With the increasing adoption of open data by governments around the world, and in the case of Data.gov especially, the amount of new data sets being added to the site, many stories can come out of this marriage of government 2.0 and the shared storytelling process. The framework presented should offer the flexibility and intuitiveness to enable people to leverage public data for their own purposes. Through this, people should be able to collaborate more closely with their governments and better understand government decisions: how they are made and how they might affect individual citizens.

Postscript

In this article we’ve discussed how the framework for an interface encourages social interactions around data visualization, which we’ve proposed, can be used with open data, to encourage transparency and enhance community engagement with government. If you’re interested in finding out about the framework in more detail we’ve published it as a series of interaction design patterns at http://socialvizpatterns.info.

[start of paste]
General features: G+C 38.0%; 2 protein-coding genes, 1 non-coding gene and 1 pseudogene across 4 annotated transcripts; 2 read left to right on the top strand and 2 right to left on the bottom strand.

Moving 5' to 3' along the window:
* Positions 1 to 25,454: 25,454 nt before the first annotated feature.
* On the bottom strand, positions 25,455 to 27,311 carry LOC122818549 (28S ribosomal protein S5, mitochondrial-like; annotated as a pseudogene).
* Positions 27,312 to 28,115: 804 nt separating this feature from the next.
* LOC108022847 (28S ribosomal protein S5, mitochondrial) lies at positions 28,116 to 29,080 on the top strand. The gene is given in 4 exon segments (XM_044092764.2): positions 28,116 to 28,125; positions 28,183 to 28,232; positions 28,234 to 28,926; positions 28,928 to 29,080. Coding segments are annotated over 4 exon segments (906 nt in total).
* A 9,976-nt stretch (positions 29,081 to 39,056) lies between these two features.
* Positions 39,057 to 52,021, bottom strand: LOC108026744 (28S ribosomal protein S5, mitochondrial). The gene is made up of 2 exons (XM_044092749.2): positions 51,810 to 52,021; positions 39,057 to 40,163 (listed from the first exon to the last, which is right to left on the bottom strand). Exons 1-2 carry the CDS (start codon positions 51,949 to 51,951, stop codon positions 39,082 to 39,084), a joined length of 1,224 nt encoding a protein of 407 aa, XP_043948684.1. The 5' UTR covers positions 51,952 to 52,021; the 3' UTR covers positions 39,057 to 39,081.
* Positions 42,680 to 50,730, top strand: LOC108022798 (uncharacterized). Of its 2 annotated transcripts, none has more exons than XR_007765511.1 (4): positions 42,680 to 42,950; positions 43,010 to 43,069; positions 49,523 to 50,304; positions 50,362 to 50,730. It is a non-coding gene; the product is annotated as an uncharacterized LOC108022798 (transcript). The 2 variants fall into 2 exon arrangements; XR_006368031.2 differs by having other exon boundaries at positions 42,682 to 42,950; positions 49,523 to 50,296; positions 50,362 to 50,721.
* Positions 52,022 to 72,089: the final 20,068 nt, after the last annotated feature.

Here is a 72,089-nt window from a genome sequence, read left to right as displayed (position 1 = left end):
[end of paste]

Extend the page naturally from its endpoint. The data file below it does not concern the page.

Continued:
Acknowledgements

This research was conducted within the Australasian CRC for Interaction Design, which is established and supported under the Australian Government’s Cooperative Research Centres Program.

References

1. Data.gov; http://www.data.gov/about/

2. Power of Information Taskforce; http://powerofinformation.wordpress.com/

3. Government 2.0 Taskforce; http://gov2.net.au/about/

4. Felten, E., Robinson, D., Yu, H., and Zeller, W. “Government Data and the Invisible Hand.” Yale Journal of Law and Technology 11 (2008): 161.

Authors